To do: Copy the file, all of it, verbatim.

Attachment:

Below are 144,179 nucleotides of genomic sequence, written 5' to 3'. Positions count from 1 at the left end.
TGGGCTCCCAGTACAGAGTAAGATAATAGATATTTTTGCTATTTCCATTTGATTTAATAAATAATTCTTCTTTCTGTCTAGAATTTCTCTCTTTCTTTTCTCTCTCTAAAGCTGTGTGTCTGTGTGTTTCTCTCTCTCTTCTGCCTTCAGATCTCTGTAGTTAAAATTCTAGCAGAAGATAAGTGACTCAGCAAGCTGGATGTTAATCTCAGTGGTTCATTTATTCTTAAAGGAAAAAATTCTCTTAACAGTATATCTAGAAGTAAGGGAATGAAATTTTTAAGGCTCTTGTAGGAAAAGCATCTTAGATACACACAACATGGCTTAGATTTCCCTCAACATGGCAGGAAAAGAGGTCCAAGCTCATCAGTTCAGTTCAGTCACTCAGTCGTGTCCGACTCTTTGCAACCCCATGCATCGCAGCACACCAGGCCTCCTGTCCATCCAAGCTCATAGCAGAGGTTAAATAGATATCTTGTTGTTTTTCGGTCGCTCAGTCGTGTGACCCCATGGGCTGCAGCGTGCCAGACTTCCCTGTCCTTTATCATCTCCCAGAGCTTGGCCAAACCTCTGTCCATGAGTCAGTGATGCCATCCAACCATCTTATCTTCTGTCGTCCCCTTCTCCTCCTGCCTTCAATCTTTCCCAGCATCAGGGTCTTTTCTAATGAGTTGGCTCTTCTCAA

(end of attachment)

Below are 144,179 nucleotides of genomic sequence, written 5' to 3'. Positions count from 1 at the left end.
TGGGCTCCCAGTACAGAGTAAGATAATAGATATTTTTGCTATTTCCATTTGATTTAATAAATAATTCTTCTTTCTGTCTAGAATTTCTCTCTTTCTTTTCTCTCTCTAAAGCTGTGTGTCTGTGTGTTTCTCTCTCTCTTCTGCCTTCAGATCTCTGTAGTTAAAATTCTAGCAGAAGATAAGTGACTCAGCAAGCTGGATGTTAATCTCAGTGGTTCATTTATTCTTAAAGGAAAAAATTCTCTTAACAGTATATCTAGAAGTAAGGGAATGAAATTTTTAAGGCTCTTGTAGGAAAAGCATCTTAGATACACACAACATGGCTTAGATTTCCCTCAACATGGCAGGAAAAGAGGTCCAAGCTCATCAGTTCAGTTCAGTCACTCAGTCGTGTCCGACTCTTTGCAACCCCATGCATCGCAGCACACCAGGCCTCCTGTCCATCCAAGCTCATAGCAGAGGTTAAATAGATATCTTGTTGTTTTTCGGTCGCTCAGTCGTGTGACCCCATGGGCTGCAGCGTGCCAGACTTCCCTGTCCTTTATCATCTCCCAGAGCTTGGCCAAACCTCTGTCCATGAGTCAGTGATGCCATCCAACCATCTTATCTTCTGTCGTCCCCTTCTCCTCCTGCCTTCAATCTTTCCCAGCATCAGGGTCTTTTCTAATGAGTTGGCTCTTCTCAA